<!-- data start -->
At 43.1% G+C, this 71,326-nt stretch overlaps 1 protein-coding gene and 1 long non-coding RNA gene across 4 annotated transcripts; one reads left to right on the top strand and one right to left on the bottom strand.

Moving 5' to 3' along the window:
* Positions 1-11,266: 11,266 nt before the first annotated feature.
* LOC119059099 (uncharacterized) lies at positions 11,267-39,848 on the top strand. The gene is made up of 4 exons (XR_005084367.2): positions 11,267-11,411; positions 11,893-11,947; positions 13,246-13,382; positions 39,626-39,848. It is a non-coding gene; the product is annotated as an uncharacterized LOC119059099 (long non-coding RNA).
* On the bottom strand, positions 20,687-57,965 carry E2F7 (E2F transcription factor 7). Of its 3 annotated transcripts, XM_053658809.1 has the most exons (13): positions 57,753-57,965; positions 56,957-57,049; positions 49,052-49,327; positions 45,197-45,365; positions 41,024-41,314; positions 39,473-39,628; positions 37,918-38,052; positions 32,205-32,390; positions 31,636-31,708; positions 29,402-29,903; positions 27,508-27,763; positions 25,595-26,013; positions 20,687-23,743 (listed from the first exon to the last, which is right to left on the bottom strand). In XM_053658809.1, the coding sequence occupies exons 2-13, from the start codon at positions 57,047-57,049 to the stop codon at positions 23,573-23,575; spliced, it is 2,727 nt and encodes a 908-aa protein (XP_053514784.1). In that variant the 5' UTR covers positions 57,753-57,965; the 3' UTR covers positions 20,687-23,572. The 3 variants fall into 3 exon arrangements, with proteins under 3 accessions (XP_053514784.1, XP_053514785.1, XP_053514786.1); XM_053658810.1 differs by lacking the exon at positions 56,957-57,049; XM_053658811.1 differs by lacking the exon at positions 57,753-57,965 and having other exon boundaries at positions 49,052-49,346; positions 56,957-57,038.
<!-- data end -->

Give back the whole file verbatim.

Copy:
At 43.1% G+C, this 71,326-nt stretch overlaps 1 protein-coding gene and 1 long non-coding RNA gene across 4 annotated transcripts; one reads left to right on the top strand and one right to left on the bottom strand.

Moving 5' to 3' along the window:
* Positions 1-11,266: 11,266 nt before the first annotated feature.
* LOC119059099 (uncharacterized) lies at positions 11,267-39,848 on the top strand. The gene is made up of 4 exons (XR_005084367.2): positions 11,267-11,411; positions 11,893-11,947; positions 13,246-13,382; positions 39,626-39,848. It is a non-coding gene; the product is annotated as an uncharacterized LOC119059099 (long non-coding RNA).
* On the bottom strand, positions 20,687-57,965 carry E2F7 (E2F transcription factor 7). Of its 3 annotated transcripts, XM_053658809.1 has the most exons (13): positions 57,753-57,965; positions 56,957-57,049; positions 49,052-49,327; positions 45,197-45,365; positions 41,024-41,314; positions 39,473-39,628; positions 37,918-38,052; positions 32,205-32,390; positions 31,636-31,708; positions 29,402-29,903; positions 27,508-27,763; positions 25,595-26,013; positions 20,687-23,743 (listed from the first exon to the last, which is right to left on the bottom strand). In XM_053658809.1, the coding sequence occupies exons 2-13, from the start codon at positions 57,047-57,049 to the stop codon at positions 23,573-23,575; spliced, it is 2,727 nt and encodes a 908-aa protein (XP_053514784.1). In that variant the 5' UTR covers positions 57,753-57,965; the 3' UTR covers positions 20,687-23,572. The 3 variants fall into 3 exon arrangements, with proteins under 3 accessions (XP_053514784.1, XP_053514785.1, XP_053514786.1); XM_053658810.1 differs by lacking the exon at positions 56,957-57,049; XM_053658811.1 differs by lacking the exon at positions 57,753-57,965 and having other exon boundaries at positions 49,052-49,346; positions 56,957-57,038.